Other random observations over the season:

Yes, Will and Gareth have fine and potentially interesting voices, but they desperately need a Joe Meek or Trevor Horn-type visionary to deliver them into better musical waters.

The desperate attempt by Popstars to regress entertainment by at least 30 years; one moment we have the blissful nowness of “Sound of the Underground,” the next, both boys and girls are forced at bayonet point to render the 69-year-old “Winter Wonderland” to an MoR orchestral backing which might as well have been the Black and White Minstrels. Why is necrophilia constantly practised on this long-deceased song? What relevance can “Parson Brown” possibly have to any 19-year-old kid? Still, worth watching for Waterman’s barely concealed grimace as he said “I told you that the Cheeky Girls song would go top five!” – at the time of writing, three places above One True Voice (who also deserve much better, a Thom Bell or a Norman Whitfield at the very least) in the singles chart.

The “Hollandisation” effect which ruined the Christmas Day episodes of EastEnders; the injection of the gospel choir and Hornby-approved songs like "Stand By Me” into the wedding ceremony (and intercut with Jamie Mitchell’s death scene) was completely gratuitous. In reality Little Mo and Billy would probably have been content with a tape of Martine McCutcheon’s “Moment” or even Aaliyah’s “One In A Million,” but there you are again – the theory (only ever held by middle-class whites) that black pop music between 1959-68 is somehow “pure” and “sacred” and that all subsequent pop music has been a cheap bastardisation of “truth.” Elephant Man and/or Dizzy Rascal would have been a far braver and more adventurous choice for a soundtrack – but this is the same bunch of Tristrams who always cast the likes of Liza Tarbuck and Fay Ripley as “jazz singers”; usually Marian Montgomery-style MoR “jazz” singers, music which is spuriously applauded but which is never listened to by anyone sentient, there only to lend a smear of “class” to proceedings.

The line from the final Morse: “I would rather be ill and treated by you, than be well and never see you again.”

Two records (out of many) of whose genius I was reminded over the season:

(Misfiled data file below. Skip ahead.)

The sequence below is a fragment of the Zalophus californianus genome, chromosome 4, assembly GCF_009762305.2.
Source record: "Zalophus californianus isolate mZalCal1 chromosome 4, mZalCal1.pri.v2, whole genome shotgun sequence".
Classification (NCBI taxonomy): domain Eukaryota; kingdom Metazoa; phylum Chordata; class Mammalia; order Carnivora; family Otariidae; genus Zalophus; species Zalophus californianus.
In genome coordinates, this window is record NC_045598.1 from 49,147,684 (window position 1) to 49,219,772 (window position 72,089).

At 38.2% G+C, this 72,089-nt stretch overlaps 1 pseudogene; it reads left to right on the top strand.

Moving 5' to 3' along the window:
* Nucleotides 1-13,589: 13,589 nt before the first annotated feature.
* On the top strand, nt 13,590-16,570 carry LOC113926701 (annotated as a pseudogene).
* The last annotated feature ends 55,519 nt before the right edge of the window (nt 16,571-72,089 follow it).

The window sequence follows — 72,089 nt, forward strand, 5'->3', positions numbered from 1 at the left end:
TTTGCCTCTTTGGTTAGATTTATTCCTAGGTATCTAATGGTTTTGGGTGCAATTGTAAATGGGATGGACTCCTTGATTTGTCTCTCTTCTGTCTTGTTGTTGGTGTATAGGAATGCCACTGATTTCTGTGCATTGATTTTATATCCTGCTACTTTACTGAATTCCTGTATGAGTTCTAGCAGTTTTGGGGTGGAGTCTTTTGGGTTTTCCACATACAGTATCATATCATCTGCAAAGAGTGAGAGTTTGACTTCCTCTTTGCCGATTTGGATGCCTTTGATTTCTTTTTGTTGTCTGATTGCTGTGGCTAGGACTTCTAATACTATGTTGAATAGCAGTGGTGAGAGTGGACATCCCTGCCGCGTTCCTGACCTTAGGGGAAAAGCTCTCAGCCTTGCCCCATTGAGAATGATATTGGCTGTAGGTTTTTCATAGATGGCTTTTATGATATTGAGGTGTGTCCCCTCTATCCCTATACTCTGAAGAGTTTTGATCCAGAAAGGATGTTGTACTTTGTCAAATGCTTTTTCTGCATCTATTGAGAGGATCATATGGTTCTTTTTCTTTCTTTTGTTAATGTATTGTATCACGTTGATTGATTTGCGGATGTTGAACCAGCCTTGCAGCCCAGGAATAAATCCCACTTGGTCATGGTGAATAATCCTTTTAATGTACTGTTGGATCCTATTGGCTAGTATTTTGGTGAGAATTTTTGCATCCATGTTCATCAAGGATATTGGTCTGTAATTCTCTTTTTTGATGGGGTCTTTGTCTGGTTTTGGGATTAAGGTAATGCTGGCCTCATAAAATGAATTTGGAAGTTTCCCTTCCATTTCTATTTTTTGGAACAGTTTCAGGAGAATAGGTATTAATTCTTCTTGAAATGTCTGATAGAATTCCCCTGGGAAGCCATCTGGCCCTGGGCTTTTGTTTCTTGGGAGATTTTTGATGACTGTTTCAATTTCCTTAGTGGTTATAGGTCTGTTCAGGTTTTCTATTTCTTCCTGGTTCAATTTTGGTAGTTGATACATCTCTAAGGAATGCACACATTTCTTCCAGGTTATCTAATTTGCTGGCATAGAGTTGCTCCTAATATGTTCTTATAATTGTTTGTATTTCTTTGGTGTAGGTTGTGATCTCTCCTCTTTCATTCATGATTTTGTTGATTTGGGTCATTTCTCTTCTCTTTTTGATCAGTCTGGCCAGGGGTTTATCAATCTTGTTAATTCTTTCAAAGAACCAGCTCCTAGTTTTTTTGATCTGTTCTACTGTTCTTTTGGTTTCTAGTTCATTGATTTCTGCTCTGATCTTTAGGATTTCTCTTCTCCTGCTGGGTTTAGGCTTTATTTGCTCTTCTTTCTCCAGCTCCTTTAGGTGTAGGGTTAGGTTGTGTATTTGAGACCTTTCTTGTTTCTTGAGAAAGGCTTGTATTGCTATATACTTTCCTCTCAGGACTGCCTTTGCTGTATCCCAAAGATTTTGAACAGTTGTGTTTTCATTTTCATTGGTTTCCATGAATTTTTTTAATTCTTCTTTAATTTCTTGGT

“Getting A Drag,” the second of Lynsey de Paul’s great trilogy of 1972-73 singles – virtually the blueprint for Elastica, further distinguished by a harp gliding insanely throughout for no good reason (which of course in itself is a good reason). Appropriate that at that stage she should be on MAM Records; a very pertinent female counterpart to Gilbert O’Sullivan, one of the most nihilistic minds active in the charts of the ‘70s – it’s significant that O’Sullivan’s chart career effectively ended just as Elvis Costello’s was getting started.

And Gladys Knight’s knowingly desperate, but never theatrical, reading of “Help Me Make It Through The Night” – yet again, a plea to be allowed to remain alive, so much more touching because it is underplayed so precisely. Producer and arranger Johnny Bristol understood.

Oh, and a reissue and a compilation which I unforgivably left out of my “old music” top 50 – Amalgam’s Prayer For Peace (I listened to my father’s old vinyl copy while at home) and Lol Coxhill’s Spectral Soprano, a superb 2CD retrospective of the great English visionary saxophonist stretching from 1954 until now.

As a link, we must not overlook the soundtrack album from Buffy The Musical; the songs, isolated from the visuals, become even more striking, powerful and pertinent – a sort of post-Douglas Coupland Escalator Over The Hill, if you will; it’s that good. And Anthony Head, on “Standing,” does Elliot Smith better than Elliot Smith.

As a public duty, I must warn you about the imminent massacre of “Big Yellow Taxi.” You thought the Amy Grant cover was bad? Be very afraid of Vanessa Carlton AND Counting Crows.

But we must not be lax about nowness, so it is my duty to alert you to the first great record of 2003, namely: